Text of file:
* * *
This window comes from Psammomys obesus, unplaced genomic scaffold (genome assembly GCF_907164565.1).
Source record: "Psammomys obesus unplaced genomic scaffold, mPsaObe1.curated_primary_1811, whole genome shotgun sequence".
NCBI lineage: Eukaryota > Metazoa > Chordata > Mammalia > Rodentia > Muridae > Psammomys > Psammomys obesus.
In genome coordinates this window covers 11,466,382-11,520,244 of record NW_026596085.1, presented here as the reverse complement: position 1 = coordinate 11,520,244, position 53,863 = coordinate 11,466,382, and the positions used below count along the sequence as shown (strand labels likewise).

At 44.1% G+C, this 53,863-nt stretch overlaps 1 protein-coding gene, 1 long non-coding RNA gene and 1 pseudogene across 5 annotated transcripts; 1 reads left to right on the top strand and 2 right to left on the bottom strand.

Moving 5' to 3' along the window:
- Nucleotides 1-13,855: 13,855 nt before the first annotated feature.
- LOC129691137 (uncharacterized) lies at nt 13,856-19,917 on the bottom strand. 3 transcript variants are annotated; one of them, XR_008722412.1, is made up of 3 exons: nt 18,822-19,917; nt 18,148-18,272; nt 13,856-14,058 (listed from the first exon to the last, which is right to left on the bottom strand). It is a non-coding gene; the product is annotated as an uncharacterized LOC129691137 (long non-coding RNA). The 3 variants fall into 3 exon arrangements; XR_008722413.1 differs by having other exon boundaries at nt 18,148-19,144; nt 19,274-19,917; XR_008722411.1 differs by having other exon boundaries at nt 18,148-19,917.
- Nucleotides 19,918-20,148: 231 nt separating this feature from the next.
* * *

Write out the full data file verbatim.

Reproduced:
This window comes from Psammomys obesus, unplaced genomic scaffold (genome assembly GCF_907164565.1).
Source record: "Psammomys obesus unplaced genomic scaffold, mPsaObe1.curated_primary_1811, whole genome shotgun sequence".
NCBI lineage: Eukaryota > Metazoa > Chordata > Mammalia > Rodentia > Muridae > Psammomys > Psammomys obesus.
In genome coordinates this window covers 11,466,382-11,520,244 of record NW_026596085.1, presented here as the reverse complement: position 1 = coordinate 11,520,244, position 53,863 = coordinate 11,466,382, and the positions used below count along the sequence as shown (strand labels likewise).

At 44.1% G+C, this 53,863-nt stretch overlaps 1 protein-coding gene, 1 long non-coding RNA gene and 1 pseudogene across 5 annotated transcripts; 1 reads left to right on the top strand and 2 right to left on the bottom strand.

Moving 5' to 3' along the window:
- Nucleotides 1-13,855: 13,855 nt before the first annotated feature.
- LOC129691137 (uncharacterized) lies at nt 13,856-19,917 on the bottom strand. 3 transcript variants are annotated; one of them, XR_008722412.1, is made up of 3 exons: nt 18,822-19,917; nt 18,148-18,272; nt 13,856-14,058 (listed from the first exon to the last, which is right to left on the bottom strand). It is a non-coding gene; the product is annotated as an uncharacterized LOC129691137 (long non-coding RNA). The 3 variants fall into 3 exon arrangements; XR_008722413.1 differs by having other exon boundaries at nt 18,148-19,144; nt 19,274-19,917; XR_008722411.1 differs by having other exon boundaries at nt 18,148-19,917.
- Nucleotides 19,918-20,148: 231 nt separating this feature from the next.